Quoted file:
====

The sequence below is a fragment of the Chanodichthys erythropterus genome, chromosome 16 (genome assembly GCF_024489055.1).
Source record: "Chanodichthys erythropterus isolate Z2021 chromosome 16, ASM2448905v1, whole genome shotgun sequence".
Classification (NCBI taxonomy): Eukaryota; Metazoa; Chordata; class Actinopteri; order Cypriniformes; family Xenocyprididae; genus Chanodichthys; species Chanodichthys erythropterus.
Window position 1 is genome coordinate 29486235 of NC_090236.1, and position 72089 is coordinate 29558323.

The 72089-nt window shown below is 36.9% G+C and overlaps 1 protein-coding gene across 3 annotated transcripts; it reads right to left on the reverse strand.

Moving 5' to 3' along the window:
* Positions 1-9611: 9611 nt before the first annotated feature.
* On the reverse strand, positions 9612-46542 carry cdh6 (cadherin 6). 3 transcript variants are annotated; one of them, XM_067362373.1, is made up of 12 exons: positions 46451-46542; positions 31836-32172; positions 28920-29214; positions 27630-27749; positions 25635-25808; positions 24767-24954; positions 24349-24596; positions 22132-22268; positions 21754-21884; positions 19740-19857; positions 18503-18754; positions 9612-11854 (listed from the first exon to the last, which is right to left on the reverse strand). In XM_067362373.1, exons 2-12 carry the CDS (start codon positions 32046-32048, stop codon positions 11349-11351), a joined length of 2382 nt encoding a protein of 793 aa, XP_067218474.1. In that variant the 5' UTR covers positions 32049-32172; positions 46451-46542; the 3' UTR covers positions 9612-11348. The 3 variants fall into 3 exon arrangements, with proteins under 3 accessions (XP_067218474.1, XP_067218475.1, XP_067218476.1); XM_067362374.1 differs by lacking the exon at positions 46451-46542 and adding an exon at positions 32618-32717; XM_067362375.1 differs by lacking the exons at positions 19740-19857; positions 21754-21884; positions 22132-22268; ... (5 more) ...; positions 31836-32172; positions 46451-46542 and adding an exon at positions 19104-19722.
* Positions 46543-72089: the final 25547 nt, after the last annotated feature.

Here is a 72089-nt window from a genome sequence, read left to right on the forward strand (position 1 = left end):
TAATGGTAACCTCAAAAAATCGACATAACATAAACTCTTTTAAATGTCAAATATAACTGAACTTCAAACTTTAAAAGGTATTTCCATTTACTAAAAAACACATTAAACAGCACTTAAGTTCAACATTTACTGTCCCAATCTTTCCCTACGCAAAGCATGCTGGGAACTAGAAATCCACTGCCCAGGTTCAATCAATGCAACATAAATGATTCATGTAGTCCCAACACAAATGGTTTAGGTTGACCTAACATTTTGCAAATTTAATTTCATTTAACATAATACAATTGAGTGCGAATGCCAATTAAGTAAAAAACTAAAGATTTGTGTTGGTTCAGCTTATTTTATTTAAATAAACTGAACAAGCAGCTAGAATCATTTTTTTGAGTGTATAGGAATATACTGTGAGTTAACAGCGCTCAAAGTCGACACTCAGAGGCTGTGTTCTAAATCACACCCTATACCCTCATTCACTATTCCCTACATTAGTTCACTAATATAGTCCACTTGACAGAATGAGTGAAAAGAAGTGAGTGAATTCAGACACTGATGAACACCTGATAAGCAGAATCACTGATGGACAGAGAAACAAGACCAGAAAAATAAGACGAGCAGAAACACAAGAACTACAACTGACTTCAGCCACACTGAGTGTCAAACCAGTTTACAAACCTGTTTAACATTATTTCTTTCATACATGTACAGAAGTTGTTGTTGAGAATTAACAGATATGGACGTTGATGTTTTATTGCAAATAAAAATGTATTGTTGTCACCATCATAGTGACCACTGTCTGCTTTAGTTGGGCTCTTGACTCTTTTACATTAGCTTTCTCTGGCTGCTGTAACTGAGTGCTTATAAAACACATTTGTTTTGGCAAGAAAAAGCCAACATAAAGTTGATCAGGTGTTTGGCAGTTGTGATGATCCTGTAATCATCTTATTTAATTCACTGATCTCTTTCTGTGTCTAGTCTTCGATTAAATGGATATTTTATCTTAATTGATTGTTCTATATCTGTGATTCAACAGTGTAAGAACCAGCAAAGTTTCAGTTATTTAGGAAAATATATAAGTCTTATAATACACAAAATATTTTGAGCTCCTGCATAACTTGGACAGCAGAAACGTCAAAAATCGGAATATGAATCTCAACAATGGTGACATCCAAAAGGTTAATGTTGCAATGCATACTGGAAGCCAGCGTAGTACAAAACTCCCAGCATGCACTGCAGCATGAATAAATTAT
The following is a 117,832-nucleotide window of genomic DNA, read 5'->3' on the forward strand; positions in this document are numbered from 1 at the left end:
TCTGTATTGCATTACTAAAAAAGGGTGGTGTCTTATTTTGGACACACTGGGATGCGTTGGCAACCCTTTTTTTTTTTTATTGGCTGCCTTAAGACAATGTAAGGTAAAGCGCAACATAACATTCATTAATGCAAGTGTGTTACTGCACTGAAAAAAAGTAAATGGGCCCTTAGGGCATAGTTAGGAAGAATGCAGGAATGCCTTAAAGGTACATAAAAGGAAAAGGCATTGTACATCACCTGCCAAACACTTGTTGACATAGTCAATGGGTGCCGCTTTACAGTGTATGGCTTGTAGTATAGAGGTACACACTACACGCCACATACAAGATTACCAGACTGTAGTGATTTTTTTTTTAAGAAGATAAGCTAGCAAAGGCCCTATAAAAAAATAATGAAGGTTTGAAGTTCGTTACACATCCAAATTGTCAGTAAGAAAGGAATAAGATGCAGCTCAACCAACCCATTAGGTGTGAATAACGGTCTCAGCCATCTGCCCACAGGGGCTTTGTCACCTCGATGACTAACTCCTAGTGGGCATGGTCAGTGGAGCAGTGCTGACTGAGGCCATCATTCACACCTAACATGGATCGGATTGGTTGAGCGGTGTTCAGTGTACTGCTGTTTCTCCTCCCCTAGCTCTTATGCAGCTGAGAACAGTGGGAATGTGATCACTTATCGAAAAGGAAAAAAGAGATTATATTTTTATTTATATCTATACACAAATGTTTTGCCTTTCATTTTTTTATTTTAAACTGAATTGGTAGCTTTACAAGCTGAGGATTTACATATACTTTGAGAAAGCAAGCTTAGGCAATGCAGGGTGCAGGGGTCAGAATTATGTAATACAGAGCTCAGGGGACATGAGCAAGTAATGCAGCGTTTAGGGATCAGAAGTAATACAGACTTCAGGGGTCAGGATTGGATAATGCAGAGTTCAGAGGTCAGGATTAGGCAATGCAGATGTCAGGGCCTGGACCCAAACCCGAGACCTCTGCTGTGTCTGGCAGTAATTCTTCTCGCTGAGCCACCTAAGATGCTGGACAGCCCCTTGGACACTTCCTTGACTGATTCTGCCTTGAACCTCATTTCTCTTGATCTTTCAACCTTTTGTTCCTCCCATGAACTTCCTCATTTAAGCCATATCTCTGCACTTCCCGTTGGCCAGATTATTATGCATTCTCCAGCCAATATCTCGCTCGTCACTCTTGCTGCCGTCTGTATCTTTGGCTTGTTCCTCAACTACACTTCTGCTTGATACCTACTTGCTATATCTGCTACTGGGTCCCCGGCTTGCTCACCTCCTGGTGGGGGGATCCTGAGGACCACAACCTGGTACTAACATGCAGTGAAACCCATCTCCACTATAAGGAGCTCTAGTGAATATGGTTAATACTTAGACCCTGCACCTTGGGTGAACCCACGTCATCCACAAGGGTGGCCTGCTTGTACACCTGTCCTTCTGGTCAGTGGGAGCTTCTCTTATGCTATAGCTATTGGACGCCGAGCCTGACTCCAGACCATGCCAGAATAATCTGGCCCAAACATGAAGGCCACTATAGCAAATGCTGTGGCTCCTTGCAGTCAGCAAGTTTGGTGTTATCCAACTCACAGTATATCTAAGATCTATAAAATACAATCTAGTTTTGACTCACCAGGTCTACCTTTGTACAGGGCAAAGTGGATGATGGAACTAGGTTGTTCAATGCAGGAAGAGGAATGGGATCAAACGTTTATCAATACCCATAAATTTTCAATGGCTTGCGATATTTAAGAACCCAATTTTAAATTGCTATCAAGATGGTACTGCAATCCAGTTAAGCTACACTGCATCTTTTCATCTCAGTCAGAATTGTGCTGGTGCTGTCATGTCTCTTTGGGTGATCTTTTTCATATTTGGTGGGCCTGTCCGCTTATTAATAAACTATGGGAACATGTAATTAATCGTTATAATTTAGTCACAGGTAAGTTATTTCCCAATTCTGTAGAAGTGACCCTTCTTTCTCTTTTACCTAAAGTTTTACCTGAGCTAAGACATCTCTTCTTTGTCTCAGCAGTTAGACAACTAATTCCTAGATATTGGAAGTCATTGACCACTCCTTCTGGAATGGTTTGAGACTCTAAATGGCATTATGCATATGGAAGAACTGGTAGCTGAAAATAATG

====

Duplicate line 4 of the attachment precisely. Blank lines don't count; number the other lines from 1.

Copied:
Window position 1 is genome coordinate 29486235 of NC_090236.1, and position 72089 is coordinate 29558323.